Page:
Wednesday, May 9, 2007

Window on Eurasia: Why Victory Day Matters So Fatefully in Putin’s Russia

Paul Goble

Vienna, May 9 – Victory Day, which marks the Russian anniversary of the end of World War II in Europe, is not just the only holiday all Russians acknowledge as their common property: it is an event whose positive and negative consequences are now greater in Putin’s Russia than perhaps any other celebration in any other country.
The positive consequences, as virtually every commentary Russian and Western on this day this year has noted, are obvious: Victory Day is an occasion for Russians to express their legitimate national pride about their role and that of their country in defeating Hitlerite fascism sixty years ago.
In addition, the event allows a people who have been traumatized and divided by the events of the last 20 years to stand together not only with each other but also with their leaders, to recall something in which they were overwhelmingly united at the time and for whose contribution the international community has regularly acknowledged.
And finally, Victory Day represents an occasion to reaffirm not only Russia’s role in the world as one of the five great powers that won World War II but also its links to and expectations of the four other permanent members of the United Nations – the United States, the United Kingdom, France, and China.
But if these positive consequences are almost universally noted, a few Moscow analysts have explored what they see as some dangerously negative ones at least as this holiday is evolving and expanding in important under the current Russian Federation president, Vladimir Putin.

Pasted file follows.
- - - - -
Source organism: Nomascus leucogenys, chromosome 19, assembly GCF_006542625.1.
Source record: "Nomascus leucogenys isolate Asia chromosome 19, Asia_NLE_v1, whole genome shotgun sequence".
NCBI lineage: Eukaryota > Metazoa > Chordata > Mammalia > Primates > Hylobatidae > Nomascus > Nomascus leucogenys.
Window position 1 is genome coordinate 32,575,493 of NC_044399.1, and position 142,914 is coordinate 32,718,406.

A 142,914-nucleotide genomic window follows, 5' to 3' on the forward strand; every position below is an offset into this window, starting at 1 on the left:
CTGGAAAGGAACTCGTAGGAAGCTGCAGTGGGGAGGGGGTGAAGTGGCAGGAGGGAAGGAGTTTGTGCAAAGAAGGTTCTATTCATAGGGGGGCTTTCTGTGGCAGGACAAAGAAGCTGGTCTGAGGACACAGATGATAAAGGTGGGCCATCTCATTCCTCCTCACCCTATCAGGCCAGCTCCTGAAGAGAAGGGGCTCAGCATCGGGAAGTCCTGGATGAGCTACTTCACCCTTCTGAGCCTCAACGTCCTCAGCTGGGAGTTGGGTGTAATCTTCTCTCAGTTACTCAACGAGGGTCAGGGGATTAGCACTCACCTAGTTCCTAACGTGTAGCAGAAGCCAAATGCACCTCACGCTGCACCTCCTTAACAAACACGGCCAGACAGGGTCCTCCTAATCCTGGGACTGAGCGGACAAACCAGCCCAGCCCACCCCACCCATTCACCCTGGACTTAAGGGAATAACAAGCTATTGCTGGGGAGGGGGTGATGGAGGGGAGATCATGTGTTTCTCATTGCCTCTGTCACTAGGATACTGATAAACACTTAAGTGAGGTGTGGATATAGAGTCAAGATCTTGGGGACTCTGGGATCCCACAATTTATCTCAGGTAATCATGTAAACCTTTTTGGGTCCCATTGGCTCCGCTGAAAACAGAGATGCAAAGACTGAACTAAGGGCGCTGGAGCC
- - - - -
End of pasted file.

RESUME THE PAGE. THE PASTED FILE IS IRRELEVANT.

First, as Sergei Markedonov argues in an essay posted online this week, the way in which this holiday is currently celebrated both blocks both a more honest discussion of what in fact occurred in the USSR during World War II and prevents Russia from breaking with the Soviet past (
In support of his argument, the Moscow specialist on ethnic affairs observes that Victory Day now serves to obscure the fact that the Kremlin and the country has failed to deal honestly with the past and to come up with a new national idea that will guide it into the future.
The Soviet-era themes that dominate Victory Day under Putin, Markedonov continues, make it difficult for Russians to reinterpret the past in terms of their own national interests. Other former communist countries have made that break, he suggests, but Russia has not, and the way Victory Day is now celebrated delays that development.
Perhaps most serious of all, the Moscow commentator says, is that the Soviet centricity of the celebration means that Russians are not yet focusing on the fact that the experiences their ancestors gained in the war and especially the contacts they made with the West set the stage for the emergence of Russia four decades later.
“Passing through the people’s war with the occupiers and having become acquainted with European values,” Markedonov notes, “Soviet citizens began the process of freeing themselves internally. [Indeed,] the liberation of one sixth of the earth from communism began in May 1945.”